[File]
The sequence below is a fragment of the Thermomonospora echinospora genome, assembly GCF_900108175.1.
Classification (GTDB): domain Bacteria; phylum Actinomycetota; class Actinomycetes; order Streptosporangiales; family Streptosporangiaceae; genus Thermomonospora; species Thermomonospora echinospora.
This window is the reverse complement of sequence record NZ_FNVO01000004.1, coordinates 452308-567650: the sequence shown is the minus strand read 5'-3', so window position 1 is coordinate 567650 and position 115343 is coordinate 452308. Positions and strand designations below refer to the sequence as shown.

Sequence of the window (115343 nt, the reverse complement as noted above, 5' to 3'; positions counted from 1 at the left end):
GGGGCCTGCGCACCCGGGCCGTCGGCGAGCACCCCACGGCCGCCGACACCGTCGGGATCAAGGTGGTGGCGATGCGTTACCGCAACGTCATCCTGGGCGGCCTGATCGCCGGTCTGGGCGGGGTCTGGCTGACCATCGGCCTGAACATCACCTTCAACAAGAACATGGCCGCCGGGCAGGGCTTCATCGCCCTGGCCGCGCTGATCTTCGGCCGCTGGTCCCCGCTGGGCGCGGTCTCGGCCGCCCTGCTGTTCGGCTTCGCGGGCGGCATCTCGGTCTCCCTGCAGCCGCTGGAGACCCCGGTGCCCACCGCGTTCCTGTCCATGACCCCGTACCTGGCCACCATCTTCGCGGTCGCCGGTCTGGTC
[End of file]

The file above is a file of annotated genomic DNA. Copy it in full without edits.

The sequence below is a fragment of the Thermomonospora echinospora genome, assembly GCF_900108175.1.
Classification (GTDB): domain Bacteria; phylum Actinomycetota; class Actinomycetes; order Streptosporangiales; family Streptosporangiaceae; genus Thermomonospora; species Thermomonospora echinospora.
This window is the reverse complement of sequence record NZ_FNVO01000004.1, coordinates 452308-567650: the sequence shown is the minus strand read 5'-3', so window position 1 is coordinate 567650 and position 115343 is coordinate 452308. Positions and strand designations below refer to the sequence as shown.

Sequence of the window (115343 nt, the reverse complement as noted above, 5' to 3'; positions counted from 1 at the left end):
GGGGCCTGCGCACCCGGGCCGTCGGCGAGCACCCCACGGCCGCCGACACCGTCGGGATCAAGGTGGTGGCGATGCGTTACCGCAACGTCATCCTGGGCGGCCTGATCGCCGGTCTGGGCGGGGTCTGGCTGACCATCGGCCTGAACATCACCTTCAACAAGAACATGGCCGCCGGGCAGGGCTTCATCGCCCTGGCCGCGCTGATCTTCGGCCGCTGGTCCCCGCTGGGCGCGGTCTCGGCCGCCCTGCTGTTCGGCTTCGCGGGCGGCATCTCGGTCTCCCTGCAGCCGCTGGAGACCCCGGTGCCCACCGCGTTCCTGTCCATGACCCCGTACCTGGCCACCATCTTCGCGGTCGCCGGTCTGGTC